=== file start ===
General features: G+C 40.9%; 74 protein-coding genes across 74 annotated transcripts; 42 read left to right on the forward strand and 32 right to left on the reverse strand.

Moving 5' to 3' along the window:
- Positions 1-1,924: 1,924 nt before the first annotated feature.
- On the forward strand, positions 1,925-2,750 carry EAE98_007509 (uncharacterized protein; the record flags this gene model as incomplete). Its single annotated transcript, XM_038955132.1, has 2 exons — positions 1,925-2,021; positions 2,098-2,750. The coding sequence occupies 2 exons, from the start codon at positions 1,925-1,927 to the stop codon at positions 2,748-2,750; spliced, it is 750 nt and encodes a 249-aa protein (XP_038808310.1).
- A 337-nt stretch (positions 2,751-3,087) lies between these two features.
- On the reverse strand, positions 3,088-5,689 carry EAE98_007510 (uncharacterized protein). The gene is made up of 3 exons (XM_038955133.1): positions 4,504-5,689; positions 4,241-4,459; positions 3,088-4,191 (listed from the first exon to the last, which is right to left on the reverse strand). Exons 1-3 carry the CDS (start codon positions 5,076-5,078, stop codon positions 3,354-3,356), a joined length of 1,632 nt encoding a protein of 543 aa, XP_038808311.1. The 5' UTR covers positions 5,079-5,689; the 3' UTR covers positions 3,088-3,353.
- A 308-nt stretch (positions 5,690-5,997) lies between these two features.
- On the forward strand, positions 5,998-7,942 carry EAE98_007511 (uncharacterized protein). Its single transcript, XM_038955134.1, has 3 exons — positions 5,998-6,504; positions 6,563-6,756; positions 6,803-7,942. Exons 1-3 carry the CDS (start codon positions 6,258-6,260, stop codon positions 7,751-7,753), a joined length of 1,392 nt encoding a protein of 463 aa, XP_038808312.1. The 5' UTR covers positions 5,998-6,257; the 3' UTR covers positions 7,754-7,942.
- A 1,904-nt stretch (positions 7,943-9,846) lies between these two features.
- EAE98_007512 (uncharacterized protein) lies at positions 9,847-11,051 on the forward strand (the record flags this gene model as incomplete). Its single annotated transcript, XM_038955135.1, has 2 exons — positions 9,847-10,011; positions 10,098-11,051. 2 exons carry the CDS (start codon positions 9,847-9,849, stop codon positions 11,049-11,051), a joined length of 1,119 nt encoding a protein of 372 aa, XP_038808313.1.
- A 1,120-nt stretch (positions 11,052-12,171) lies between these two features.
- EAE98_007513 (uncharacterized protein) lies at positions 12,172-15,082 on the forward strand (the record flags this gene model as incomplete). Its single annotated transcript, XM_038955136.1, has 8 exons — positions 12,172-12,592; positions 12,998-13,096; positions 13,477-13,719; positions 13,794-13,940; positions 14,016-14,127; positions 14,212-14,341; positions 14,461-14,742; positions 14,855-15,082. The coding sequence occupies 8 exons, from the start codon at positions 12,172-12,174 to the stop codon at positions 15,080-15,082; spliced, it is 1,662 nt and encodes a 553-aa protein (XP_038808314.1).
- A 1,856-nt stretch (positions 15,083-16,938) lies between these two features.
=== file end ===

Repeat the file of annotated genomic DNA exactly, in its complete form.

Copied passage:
General features: G+C 40.9%; 74 protein-coding genes across 74 annotated transcripts; 42 read left to right on the forward strand and 32 right to left on the reverse strand.

Moving 5' to 3' along the window:
- Positions 1-1,924: 1,924 nt before the first annotated feature.
- On the forward strand, positions 1,925-2,750 carry EAE98_007509 (uncharacterized protein; the record flags this gene model as incomplete). Its single annotated transcript, XM_038955132.1, has 2 exons — positions 1,925-2,021; positions 2,098-2,750. The coding sequence occupies 2 exons, from the start codon at positions 1,925-1,927 to the stop codon at positions 2,748-2,750; spliced, it is 750 nt and encodes a 249-aa protein (XP_038808310.1).
- A 337-nt stretch (positions 2,751-3,087) lies between these two features.
- On the reverse strand, positions 3,088-5,689 carry EAE98_007510 (uncharacterized protein). The gene is made up of 3 exons (XM_038955133.1): positions 4,504-5,689; positions 4,241-4,459; positions 3,088-4,191 (listed from the first exon to the last, which is right to left on the reverse strand). Exons 1-3 carry the CDS (start codon positions 5,076-5,078, stop codon positions 3,354-3,356), a joined length of 1,632 nt encoding a protein of 543 aa, XP_038808311.1. The 5' UTR covers positions 5,079-5,689; the 3' UTR covers positions 3,088-3,353.
- A 308-nt stretch (positions 5,690-5,997) lies between these two features.
- On the forward strand, positions 5,998-7,942 carry EAE98_007511 (uncharacterized protein). Its single transcript, XM_038955134.1, has 3 exons — positions 5,998-6,504; positions 6,563-6,756; positions 6,803-7,942. Exons 1-3 carry the CDS (start codon positions 6,258-6,260, stop codon positions 7,751-7,753), a joined length of 1,392 nt encoding a protein of 463 aa, XP_038808312.1. The 5' UTR covers positions 5,998-6,257; the 3' UTR covers positions 7,754-7,942.
- A 1,904-nt stretch (positions 7,943-9,846) lies between these two features.
- EAE98_007512 (uncharacterized protein) lies at positions 9,847-11,051 on the forward strand (the record flags this gene model as incomplete). Its single annotated transcript, XM_038955135.1, has 2 exons — positions 9,847-10,011; positions 10,098-11,051. 2 exons carry the CDS (start codon positions 9,847-9,849, stop codon positions 11,049-11,051), a joined length of 1,119 nt encoding a protein of 372 aa, XP_038808313.1.
- A 1,120-nt stretch (positions 11,052-12,171) lies between these two features.
- EAE98_007513 (uncharacterized protein) lies at positions 12,172-15,082 on the forward strand (the record flags this gene model as incomplete). Its single annotated transcript, XM_038955136.1, has 8 exons — positions 12,172-12,592; positions 12,998-13,096; positions 13,477-13,719; positions 13,794-13,940; positions 14,016-14,127; positions 14,212-14,341; positions 14,461-14,742; positions 14,855-15,082. The coding sequence occupies 8 exons, from the start codon at positions 12,172-12,174 to the stop codon at positions 15,080-15,082; spliced, it is 1,662 nt and encodes a 553-aa protein (XP_038808314.1).
- A 1,856-nt stretch (positions 15,083-16,938) lies between these two features.